- Particle accelerators such as cyclotrons accelerate particles to bombard a target to produce radionuclides. Cyclotrons accelerate protons at a target to produce positron-emitting radionuclides, e.g. fluorine-18.
- Radionuclide generators contain a parent radionuclide that decays to produce a radioactive daughter. The parent is usually produced in a nuclear reactor. A typical example is the technetium-99m generator used in nuclear medicine. The parent produced in the reactor is molybdenum-99.
Radionuclides are used in two major ways: either for their radiation alone (irradiation, nuclear batteries) or for the combination of chemical properties and their radiation (tracers, biopharmaceuticals).
- In biology, radionuclides of carbon can serve as radioactive tracers because they are chemically very similar to the nonradioactive nuclides, so most chemical, biological, and ecological processes treat them in a nearly identical way. One can then examine the result with a radiation detector, such as a Geiger counter, to determine where the provided atoms were incorporated. For example, one might culture plants in an environment in which the carbon dioxide contained radioactive carbon; then the parts of the plant that incorporate atmospheric carbon would be radioactive. Radionuclides can be used to monitor processes such as DNA replication or amino acid transport.
- in physics and biology radionuclide X-ray fluorescence spectrometry is used to determine chemical composition of the compound. Radiation from a radionuclide source hits the sample and excites characteristic X-rays in the sample. This radiation is registered and the chemical composition of the sample can be determined from the analysis of the measured spectrum. By measuring the energy of the characteristic radiation lines, it is possible to determine the proton number of the chemical element that emits the radiation, and by measuring the number of emitted photons, it is possible to determine the concentration of individual chemical elements.
- In nuclear medicine, radioisotopes are used for diagnosis, treatment, and research. Radioactive chemical tracers emitting gamma rays or positrons can provide diagnostic information about internal anatomy and the functioning of specific organs, including the human brain. This is used in some forms of tomography: single-photon emission computed tomography and positron emission tomography (PET) scanning and Cherenkov luminescence imaging. Radioisotopes are also a method of treatment in hemopoietic forms of tumors; the success for treatment of solid tumors has been limited. More powerful gamma sources sterilise syringes and other medical equipment.
- In food preservation, radiation is used to stop the sprouting of root crops after harvesting, to kill parasites and pests, and to control the ripening of stored fruit and vegetables. Food irradiation usually uses beta-decaying nuclides with strong gamma emissions like cobalt-60 or caesium-137.
- In industry, and in mining, radionuclides are used to examine welds, to detect leaks, to study the rate of wear, erosion and corrosion of metals, and for on-stream analysis of a wide range of minerals and fuels.
- In spacecraft, radionuclides are used to provide power and heat, notably through radioisotope thermoelectric generators (RTGs) and radioisotope heater units (RHUs).
- In astronomy and cosmology, radionuclides play a role in understanding stellar and planetary process.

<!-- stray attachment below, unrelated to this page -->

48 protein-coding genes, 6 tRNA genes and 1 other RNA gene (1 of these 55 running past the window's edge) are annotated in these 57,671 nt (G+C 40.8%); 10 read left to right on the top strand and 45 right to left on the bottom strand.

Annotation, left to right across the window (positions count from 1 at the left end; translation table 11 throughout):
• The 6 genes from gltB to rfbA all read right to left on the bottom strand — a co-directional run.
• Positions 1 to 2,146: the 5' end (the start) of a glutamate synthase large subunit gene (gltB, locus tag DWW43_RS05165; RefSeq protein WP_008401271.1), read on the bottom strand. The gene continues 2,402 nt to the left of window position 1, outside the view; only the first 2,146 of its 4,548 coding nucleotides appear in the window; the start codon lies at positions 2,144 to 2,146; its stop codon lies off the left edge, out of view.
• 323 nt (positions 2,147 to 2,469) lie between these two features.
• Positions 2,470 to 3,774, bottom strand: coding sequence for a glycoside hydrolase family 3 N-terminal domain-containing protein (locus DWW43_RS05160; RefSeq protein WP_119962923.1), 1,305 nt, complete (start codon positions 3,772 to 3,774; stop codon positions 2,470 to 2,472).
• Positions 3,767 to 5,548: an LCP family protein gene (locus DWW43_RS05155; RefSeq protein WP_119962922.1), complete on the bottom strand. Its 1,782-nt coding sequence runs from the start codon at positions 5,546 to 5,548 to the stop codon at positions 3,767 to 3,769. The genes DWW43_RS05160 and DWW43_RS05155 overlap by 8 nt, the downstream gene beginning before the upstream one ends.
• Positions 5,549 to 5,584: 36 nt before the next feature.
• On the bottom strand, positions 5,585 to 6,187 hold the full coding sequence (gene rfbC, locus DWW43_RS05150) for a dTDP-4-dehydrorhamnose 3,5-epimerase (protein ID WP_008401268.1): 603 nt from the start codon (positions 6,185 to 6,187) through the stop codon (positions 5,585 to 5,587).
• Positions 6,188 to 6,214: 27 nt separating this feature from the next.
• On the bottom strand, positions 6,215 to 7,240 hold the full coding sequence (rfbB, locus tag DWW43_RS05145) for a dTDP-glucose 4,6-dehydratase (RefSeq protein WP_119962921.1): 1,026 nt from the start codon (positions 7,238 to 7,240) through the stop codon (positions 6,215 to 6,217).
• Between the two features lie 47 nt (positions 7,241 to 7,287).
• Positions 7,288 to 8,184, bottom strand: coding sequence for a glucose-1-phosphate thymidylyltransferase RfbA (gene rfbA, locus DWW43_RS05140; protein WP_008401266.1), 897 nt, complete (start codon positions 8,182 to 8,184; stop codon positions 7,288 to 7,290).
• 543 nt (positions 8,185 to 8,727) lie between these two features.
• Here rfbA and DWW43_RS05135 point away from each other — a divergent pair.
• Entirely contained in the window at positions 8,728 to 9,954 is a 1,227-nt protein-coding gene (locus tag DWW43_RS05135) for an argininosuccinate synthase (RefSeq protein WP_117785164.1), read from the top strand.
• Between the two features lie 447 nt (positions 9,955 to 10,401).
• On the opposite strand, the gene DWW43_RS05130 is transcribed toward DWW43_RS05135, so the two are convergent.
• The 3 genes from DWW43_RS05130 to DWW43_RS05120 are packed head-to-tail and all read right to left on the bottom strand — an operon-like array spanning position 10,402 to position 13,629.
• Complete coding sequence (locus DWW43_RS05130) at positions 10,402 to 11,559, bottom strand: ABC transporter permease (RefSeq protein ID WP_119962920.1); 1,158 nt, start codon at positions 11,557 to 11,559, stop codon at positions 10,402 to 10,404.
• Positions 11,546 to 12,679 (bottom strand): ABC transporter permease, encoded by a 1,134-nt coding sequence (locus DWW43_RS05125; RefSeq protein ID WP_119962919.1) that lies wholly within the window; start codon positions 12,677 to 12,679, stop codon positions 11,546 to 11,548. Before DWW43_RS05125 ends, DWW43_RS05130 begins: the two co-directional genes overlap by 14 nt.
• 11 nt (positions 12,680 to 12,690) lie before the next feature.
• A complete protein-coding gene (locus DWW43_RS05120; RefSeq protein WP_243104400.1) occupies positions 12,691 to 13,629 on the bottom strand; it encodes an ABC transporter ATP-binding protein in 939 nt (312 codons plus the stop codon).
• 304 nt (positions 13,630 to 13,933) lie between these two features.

- In particle physics, radionuclides help discover new physics (physics beyond the Standard Model) by measuring the energy and momentum of their beta decay products (for example, neutrinoless double beta decay and the search for weakly interacting massive particles).
- In ecology, radionuclides are used to trace and analyze pollutants, to study the movement of surface water, and to measure water runoffs from rain and snow, as well as the flow rates of streams and rivers.
- In geology, archaeology, and paleontology, natural radionuclides are used to measure ages of rocks, minerals, and fossil materials.
The following table lists properties of selected radionuclides illustrating the range of properties and uses.
|Mode of formation||Comments|
|Tritium (3H)||1||2||12.3 y||β−||19||Cosmogenic||lightest radionuclide, used in artificial nuclear fusion, also used for radioluminescence and as oceanic transient tracer. Synthesized from neutron bombardment of lithium-6 or deuterium|
|Beryllium-10||4||6||1,387,000 y||β−||556||Cosmogenic||used to examine soil erosion, soil formation from regolith, and the age of ice cores|
|Carbon-14||6||8||5,700 y||β−||156||Cosmogenic||used for radiocarbon dating|
|Fluorine-18||9||9||110 min||β+, EC||633/1655||Cosmogenic||positron source, synthesised for use as a medical radiotracer in PET scans.|
|Aluminium-26||13||13||717,000 y||β+, EC||4004||Cosmogenic||exposure dating of rocks, sediment|
|Chlorine-36||17||19||301,000 y||β−, EC||709||Cosmogenic||exposure dating of rocks, groundwater tracer|
|Potassium-40||19||21||1.24×109 y||β−, EC||1330 /1505||Primordial||used for potassium-argon dating, source of atmospheric argon, source of radiogenic heat, largest source of natural radioactivity|
|Calcium-41||20||21||99,400 y||EC||Cosmogenic||exposure dating of carbonate rocks|
|Cobalt-60||27||33||5.3 y||β−||2824||Synthetic||produces high energy gamma rays, used for radiotherapy, equipment sterilisation, food irradiation|
|Krypton-81||36||45||229,000 y||β+||Cosmogenic||groundwater dating|
|Strontium-90||38||52||28.8 y||β−||546||Fission product||medium-lived fission product; probably most dangerous component of nuclear fallout|
|Technetium-99||43||56||210,000 y||β−||294||Fission product||most common isotope of the lightest unstable element, most significant of long-lived fission products|
|Technetium-99m||43||56||6 hr||γ,IC||141||Synthetic||most commonly used medical radioisotope, used as a radioactive tracer|